Understanding the Treasury’s Relationship With the Dollar
The state of the global economy grows worse by the day. Initial optimism is dying down as even ever-hopeful entities like the World Bank are beginning to see the real picture.
Scott Minerd, CIO of Guggenheim Investments, penned his thoughts on the situation. Minerd believes that it will take years to reverse the economic damage caused by this pandemic.
Unemployment in the United States peaked at 10% in 2009 – months after the 2008 financial crisis receded.
This time, unemployment hit 16% within the first two months of what we now know is a proper recession.
A combination of factors paints a bleak future outlook for the U.S. dollar. However, two significant elements stand out and provide a legitimate threat to the dollar’s dominance.
It’s important to note that Treasury bills are considered dollars. When companies and countries say they have dollars on their balance sheet or foreign exchange reserves, a majority of it is held in low duration treasuries.
The Fed’s Balance Sheet Will Continue Expanding
A dirty secret of the 2008 crisis is that the Federal Reserve’s quantitative easing funded the United States Treasury and kept interest rates from skyrocketing, wrote Minerd.
Minerd expects more of the same this time around. Today, his expectations were met as the American government confirmed further stimulus moving forward.
The Treasury needs as much money as it can get to fight the economic fallout from COVID-19 – much more than it did in 2008.
Every month, the Treasury issues over $170 billion of debt via treasuries per Minerd. But the Fed is only absorbing about $125 billion a month.
The Fed will increase its assets purchases, adding more government-backed securities to its swelling balance sheet.
Respected analysts and investors, Paul Tudor Jones and Ray Dalio, have publicly criticized the Fed’s actions. And while they may be the only multi-billion dollar macro investors who have offered their perspective to the public, it is unlikely they are the only ones who share a similar thesis.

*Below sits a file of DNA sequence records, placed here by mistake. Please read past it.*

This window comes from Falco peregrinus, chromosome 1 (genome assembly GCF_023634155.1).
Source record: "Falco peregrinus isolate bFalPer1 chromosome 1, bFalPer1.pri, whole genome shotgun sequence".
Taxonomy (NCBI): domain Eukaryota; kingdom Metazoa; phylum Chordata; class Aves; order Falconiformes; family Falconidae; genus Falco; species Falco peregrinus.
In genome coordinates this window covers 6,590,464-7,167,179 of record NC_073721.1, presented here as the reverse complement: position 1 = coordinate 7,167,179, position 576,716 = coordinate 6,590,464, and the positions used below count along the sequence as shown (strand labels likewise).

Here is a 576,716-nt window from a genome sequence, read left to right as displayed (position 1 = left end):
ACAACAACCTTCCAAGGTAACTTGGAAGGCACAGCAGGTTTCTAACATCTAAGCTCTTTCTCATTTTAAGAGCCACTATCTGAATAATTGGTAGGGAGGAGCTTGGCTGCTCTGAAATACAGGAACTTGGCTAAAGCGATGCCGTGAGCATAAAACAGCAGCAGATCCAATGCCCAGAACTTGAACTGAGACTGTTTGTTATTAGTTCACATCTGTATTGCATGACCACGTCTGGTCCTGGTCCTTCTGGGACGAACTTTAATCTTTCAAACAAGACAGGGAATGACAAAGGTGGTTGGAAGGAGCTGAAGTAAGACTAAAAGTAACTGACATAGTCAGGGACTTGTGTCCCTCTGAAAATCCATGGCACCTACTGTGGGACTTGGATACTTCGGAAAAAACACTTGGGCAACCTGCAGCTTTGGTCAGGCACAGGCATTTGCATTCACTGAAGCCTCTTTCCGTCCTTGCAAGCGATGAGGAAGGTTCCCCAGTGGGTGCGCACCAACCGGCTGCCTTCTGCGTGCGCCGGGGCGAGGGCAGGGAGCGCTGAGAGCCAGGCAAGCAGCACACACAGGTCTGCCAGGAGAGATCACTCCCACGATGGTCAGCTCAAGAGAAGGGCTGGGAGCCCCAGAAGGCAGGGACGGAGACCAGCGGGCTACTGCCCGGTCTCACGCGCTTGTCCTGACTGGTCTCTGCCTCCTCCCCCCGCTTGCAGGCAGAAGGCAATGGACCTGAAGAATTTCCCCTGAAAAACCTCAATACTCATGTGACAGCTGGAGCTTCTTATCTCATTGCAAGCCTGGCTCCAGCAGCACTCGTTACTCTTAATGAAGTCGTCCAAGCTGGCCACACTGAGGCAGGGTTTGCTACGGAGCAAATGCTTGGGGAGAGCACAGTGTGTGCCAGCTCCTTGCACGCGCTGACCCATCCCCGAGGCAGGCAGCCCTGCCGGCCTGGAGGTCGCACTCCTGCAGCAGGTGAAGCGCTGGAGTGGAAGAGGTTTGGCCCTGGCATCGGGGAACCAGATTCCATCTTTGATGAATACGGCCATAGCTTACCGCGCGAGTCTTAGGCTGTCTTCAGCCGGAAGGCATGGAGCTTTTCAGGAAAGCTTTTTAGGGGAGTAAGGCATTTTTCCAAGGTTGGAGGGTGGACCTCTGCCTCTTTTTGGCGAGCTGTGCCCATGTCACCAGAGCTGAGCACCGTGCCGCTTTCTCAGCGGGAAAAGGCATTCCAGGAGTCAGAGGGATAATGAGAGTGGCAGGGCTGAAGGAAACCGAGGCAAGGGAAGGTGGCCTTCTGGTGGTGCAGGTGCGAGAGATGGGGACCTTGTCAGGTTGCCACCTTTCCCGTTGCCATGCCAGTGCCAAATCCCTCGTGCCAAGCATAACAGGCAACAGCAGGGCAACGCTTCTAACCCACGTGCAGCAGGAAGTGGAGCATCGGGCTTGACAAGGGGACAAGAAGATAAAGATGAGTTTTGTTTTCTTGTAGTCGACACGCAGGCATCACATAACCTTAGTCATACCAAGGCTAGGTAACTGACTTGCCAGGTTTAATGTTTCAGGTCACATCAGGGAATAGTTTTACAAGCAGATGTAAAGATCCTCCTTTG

Countries are reducing their allocation to the dollar in their foreign exchange portfolios too.
Emerging markets like Russia are already bearish on the dollar’s prospects. The country dumped 70% of its total U.S. treasuries from February to March 2020.
With China’s annexation of Hong Kong, there is another threat. China and Hong Kong cumulatively own 16% of all outstanding treasuries. Souring Sino-American relations may turn China’s constant threats to dump these treasuries into a reality.
This would further weaken the dollar as the market for treasuries soaks up the impetus of supply. A weaker dollar implies a stronger Bitcoin.
Low Rates Spells Doom for Investors
While United States Treasuries are considered the safest investment one can make, this narrative could be upended by investors hungry for returns in a diminishing economy.
Low-interest rates on treasuries are necessary to keep the government’s cost of funding low. But this simultaneously suppresses the yield, or return, these instruments offer investors.
The swap market is already pricing in the probability of interest rates rising within the next five years, per Scott Minerd. To keep government funding costs muted, the Fed must offer extended guidance for low benchmark rates.
This would surprise the market and paralyze bond yields. Investors need returns to survive, so they’ll look for them elsewhere.
This doesn’t mean investors will exit Treasury markets en masse, but rather that a sizable amount of capital will exit these markets in search of returns.
Since treasuries are considered a safe-haven asset, Bitcoin or gold could prove to be viable alternatives for these investors, depending on their preference.
Bitcoin’s Rise to Prominence
Stepping back, an ever-expanding central bank balance sheet, deteriorating global relations, and suppressed yields for investors paints an enticing picture for the Bitcoin thesis.
Investors can use Bitcoin as a multi-purpose vehicle: a means of achieving healthy returns as well as a political hedge against a collapsing dollar.
While a future in which Bitcoin replaces the dollar looks grim, the opportunity to exit an archaic system for a new, permissionless variant may be investors’ only option.